Fred Kaplan is right to defend high-end audio gear, but he misses something in defending it only based on how good it sounds. Now, without a doubt, $30,000 Swedish speakers sounds awesome. Even a short excursion to a basement or a living room with audio gear that cost more than a new Benz is likely to be one that, if recorded sound means anything to you, you’re not likely to forget. Great audio is transporting, moving—it exists on another plane.
But that’s not the only reason to buy it. Men, let’s face it, are the primary consumers here. (Virginia Heffernan offered this quote in the New York Times recently, “if you offer a man a choice between an open-plan office with lots of air and light and social interaction and a dank, stifling, windowless room with a lock, he’ll always take the closet.”) And, as with cars and computers and boats and guitars, there’s a tendency amongst many men to want to be able to show off their toys.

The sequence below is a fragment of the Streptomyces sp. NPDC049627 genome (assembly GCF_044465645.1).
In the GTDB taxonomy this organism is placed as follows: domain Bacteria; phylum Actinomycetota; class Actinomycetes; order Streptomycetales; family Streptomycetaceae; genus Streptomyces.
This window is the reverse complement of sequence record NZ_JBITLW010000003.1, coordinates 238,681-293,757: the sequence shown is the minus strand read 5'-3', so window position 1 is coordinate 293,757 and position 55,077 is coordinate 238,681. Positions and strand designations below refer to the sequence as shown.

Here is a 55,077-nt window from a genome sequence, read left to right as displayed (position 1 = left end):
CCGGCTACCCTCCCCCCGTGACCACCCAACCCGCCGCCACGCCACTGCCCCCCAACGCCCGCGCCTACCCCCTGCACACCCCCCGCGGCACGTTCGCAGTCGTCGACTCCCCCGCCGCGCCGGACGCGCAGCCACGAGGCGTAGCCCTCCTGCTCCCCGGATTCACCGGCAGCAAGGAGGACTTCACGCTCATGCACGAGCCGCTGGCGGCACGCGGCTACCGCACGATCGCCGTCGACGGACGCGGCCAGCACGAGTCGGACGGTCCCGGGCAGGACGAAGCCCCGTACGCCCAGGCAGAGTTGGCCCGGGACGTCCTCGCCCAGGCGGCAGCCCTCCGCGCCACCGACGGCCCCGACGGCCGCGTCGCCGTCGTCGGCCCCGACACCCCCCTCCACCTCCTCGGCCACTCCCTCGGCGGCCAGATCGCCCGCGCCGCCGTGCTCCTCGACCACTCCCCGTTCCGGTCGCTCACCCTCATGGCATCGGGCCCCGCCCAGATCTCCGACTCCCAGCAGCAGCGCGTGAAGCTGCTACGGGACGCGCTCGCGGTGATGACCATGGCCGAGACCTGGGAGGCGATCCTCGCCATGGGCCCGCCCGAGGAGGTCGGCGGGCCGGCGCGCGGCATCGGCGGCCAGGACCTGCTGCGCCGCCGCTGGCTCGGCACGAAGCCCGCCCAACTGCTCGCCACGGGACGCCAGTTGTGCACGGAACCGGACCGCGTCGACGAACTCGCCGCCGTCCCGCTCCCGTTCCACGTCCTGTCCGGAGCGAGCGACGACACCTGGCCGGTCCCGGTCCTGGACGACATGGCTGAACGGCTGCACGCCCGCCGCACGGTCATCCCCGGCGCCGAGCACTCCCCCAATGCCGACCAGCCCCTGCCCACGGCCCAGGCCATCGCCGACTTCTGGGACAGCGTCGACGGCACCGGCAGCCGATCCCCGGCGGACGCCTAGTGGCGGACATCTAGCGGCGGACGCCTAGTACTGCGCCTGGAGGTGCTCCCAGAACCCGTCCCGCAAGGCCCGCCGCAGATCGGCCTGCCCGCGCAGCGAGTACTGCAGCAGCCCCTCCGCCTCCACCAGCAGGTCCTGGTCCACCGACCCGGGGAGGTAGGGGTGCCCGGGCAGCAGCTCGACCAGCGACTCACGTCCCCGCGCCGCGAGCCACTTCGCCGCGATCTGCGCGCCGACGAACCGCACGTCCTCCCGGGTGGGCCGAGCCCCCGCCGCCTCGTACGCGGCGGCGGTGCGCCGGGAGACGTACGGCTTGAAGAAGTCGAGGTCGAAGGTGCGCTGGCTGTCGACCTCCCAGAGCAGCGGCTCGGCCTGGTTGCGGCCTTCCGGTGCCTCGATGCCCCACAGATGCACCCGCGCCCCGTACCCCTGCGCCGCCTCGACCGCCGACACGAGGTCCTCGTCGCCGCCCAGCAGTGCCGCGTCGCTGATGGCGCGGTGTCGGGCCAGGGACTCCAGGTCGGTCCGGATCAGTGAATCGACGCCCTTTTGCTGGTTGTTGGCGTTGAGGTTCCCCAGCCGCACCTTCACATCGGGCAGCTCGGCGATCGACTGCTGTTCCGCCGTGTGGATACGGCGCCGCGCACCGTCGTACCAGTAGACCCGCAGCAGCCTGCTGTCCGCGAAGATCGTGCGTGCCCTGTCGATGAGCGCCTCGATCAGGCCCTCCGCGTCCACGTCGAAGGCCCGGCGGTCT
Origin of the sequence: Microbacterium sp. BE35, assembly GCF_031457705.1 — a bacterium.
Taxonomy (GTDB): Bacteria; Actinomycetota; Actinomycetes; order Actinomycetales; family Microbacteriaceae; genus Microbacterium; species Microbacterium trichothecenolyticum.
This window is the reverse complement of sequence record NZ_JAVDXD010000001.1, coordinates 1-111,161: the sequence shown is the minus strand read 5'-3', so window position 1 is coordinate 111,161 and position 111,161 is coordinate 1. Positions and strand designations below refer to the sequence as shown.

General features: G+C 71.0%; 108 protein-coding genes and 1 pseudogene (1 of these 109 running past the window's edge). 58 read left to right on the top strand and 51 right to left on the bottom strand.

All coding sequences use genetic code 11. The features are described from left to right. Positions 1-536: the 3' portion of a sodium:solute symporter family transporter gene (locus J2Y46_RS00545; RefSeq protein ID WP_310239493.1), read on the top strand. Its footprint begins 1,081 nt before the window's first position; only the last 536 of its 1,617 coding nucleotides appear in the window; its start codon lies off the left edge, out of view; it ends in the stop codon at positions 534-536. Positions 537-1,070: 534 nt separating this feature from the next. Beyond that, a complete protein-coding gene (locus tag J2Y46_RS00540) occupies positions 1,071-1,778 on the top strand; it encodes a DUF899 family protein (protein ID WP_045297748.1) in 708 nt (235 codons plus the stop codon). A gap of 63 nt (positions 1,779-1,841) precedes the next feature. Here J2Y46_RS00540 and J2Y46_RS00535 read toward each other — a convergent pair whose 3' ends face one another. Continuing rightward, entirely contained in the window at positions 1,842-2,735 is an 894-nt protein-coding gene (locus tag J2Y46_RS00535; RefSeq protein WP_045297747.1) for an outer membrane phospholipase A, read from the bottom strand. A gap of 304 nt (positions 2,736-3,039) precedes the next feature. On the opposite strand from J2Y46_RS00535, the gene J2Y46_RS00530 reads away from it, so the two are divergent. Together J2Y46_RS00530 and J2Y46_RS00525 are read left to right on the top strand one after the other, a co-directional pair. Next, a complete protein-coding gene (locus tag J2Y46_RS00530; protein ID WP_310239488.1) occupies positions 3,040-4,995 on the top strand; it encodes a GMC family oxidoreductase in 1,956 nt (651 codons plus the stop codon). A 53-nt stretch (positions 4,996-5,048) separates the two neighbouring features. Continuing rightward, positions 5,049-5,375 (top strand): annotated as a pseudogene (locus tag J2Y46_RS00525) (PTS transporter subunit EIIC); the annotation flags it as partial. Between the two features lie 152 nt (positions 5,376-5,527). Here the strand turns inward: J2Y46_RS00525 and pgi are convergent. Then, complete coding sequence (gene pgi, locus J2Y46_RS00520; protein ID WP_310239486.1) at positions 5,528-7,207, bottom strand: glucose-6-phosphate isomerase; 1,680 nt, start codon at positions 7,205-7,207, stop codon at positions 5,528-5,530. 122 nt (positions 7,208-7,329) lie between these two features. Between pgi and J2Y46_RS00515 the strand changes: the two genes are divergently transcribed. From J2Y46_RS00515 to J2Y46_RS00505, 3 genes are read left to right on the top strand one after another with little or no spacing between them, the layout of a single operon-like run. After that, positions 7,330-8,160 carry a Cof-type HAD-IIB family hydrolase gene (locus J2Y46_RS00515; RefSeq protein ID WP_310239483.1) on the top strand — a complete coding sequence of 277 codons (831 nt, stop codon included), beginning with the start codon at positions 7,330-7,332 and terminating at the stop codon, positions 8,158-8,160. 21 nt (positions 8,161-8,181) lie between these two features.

Thanks to recent downward shifts in consumer audio gear—very acceptable, if not remotely top tier, surround sound systems can be had for a few thousand, even a few hundred dollars. The existence of these systems means that audio snobs have to work even harder to prove their listening bona fides. There will always be a market for those who want (and can afford) the very, very best, who won’t settle for merely good when rapturous is an option. Nor, for many, will rapturous alone be enough; great audio sounds even better when you’re sharing it—and boasting of it—with someone else. The appeal is partly in the sound, yes, but it’s also in the status it confers.